When management decided to purchase and install a new, vented lead-acid battery system at the Dogwood power plant, decision-makers also investigated the benefits of adding a continuous battery-monitoring system. The reasoning behind the research was simple: In spite of the battery’s static presence in the plant, and (hopefully) infrequent use, power plant battery systems require a great deal of labor to monitor and test. But monitoring and testing is necessary due to the critical importance of battery systems when an emergency situation arises.
The Dogwood facility (Figure 1) is a 655-MW natural gas–fired, combined cycle plant located in Pleasant Hill, Mo., near Kansas City. It is equipped with two Siemens-Westinghouse 501FD2 combustion turbines and one Toshiba T6065 steam turbine. Through its operator, NAES Corp., owner Kelson Holdings has undertaken this and several other initiatives to enhance reliability, such as installing generator flux probes to improve predictive maintenance capability and adding a secondary plant historian to consolidate data from four different control systems and streamline sampling and analysis.
1. Dogwood power facility. The 655-MW combined cycle plant is located in Pleasant Hill, Mo., near Kansas City. Courtesy: NAES Corp.
Precarious Battery Monitoring and Testing Situation
Given the amount of monitoring and testing that batteries require, it’s no surprise that the work gets heavily scrutinized during North American Electric Reliability Corp. (NERC) audits: It’s an easy target for violation. Few other pieces of equipment demand so much monitoring and testing or involve such a wide array of requirements and intervals.
Dogwood operators were required to take voltage readings manually on the entire battery bank at the positive and negative terminals of the first and 60th cells. In practice, the work involved a considerable stretch to place probes at the two locations (Figure 2). Using a permanently installed monitor would allow operators to collect this metric at one convenient location with less risk and less potential for error.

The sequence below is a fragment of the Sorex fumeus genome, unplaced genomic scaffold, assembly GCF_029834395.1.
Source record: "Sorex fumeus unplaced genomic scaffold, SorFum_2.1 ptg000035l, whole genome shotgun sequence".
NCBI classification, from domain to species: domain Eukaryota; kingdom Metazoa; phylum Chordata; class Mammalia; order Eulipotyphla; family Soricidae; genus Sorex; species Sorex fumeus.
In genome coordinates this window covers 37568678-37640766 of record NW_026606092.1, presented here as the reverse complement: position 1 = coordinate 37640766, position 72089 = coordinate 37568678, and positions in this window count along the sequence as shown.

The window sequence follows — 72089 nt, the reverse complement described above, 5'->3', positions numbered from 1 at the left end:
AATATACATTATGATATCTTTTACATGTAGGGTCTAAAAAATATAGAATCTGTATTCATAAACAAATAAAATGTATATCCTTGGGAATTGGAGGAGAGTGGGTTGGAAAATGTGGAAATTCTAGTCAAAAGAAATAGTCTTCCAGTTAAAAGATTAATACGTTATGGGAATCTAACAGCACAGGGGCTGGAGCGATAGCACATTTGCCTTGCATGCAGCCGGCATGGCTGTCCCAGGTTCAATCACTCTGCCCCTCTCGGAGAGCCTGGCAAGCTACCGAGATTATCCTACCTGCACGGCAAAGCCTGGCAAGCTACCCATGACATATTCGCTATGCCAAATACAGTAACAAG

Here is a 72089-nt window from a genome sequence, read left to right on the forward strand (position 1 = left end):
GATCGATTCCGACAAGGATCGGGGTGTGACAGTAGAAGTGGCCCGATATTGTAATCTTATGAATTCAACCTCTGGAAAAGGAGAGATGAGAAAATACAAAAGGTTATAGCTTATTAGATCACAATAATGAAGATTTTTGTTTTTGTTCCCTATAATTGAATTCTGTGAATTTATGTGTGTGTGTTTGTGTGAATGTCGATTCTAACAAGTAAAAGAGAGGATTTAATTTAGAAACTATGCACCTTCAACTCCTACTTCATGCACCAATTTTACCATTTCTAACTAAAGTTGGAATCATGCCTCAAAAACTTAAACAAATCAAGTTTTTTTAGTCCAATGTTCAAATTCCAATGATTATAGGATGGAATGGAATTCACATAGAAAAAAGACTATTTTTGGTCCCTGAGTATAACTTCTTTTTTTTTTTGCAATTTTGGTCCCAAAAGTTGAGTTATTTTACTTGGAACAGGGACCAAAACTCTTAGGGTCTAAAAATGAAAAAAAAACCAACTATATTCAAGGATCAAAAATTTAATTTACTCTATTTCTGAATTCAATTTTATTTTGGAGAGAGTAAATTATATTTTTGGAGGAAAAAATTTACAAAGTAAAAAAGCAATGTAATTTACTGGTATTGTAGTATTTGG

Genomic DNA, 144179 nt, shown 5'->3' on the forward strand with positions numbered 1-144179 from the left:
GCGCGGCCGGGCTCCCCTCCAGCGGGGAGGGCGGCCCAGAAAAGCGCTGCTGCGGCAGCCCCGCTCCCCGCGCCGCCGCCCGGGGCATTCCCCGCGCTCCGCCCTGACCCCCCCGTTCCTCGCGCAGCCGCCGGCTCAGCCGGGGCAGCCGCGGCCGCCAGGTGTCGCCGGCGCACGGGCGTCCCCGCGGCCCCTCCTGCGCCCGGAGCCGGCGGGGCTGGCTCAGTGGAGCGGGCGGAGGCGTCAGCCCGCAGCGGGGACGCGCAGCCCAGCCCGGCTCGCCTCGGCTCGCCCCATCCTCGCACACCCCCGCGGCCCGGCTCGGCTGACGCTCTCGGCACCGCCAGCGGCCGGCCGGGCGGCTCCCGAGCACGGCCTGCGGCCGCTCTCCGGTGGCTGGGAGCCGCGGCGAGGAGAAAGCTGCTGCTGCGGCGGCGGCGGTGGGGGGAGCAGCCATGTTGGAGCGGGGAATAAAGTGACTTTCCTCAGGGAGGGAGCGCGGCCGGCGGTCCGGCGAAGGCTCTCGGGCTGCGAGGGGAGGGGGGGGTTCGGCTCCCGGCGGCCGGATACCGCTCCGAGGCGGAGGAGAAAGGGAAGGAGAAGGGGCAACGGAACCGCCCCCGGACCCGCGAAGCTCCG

2. Tight squeeze. Maintenance Coordinator Glenn Brons demonstrates how difficult it was to test bank voltage before the new battery-monitoring system was installed. Courtesy: NAES Corp.
Like many power plants, Dogwood has a stacked and offset battery arrangement, with the upper row set above and stepped back from the lower set. Frequently, a ladder was needed to reach over and across the lower row of cells, and this was required for each of 30 individual cells per row of staggered cells.
Any time a worker must deal with the individual cells of the battery, there’s a possibility of creating a short circuit in a cell or range of cells if contact is made with the battery posts. A monitoring system would eliminate this hazard by displaying the voltage of each cell at one location for each of the two banks.
A Confluence of Safety and Convenience
While full-time monitoring would provide the great convenience of collecting bank voltage, cell voltage, float amps, and cell temperature at one convenient location, management needed more than simply convenience to justify the installation of a new monitoring system. What the group found was the confluence of convenience with a number of major safety improvements that could be realized.
Performing maintenance on a vented lead-acid battery requires taking frequent specific gravity readings. This means dealing with the electrolyte, which is an acid that can cause serious harm. Although Dogwood’s staff routinely wore all of the proper protective gear, the job was still a high-risk activity.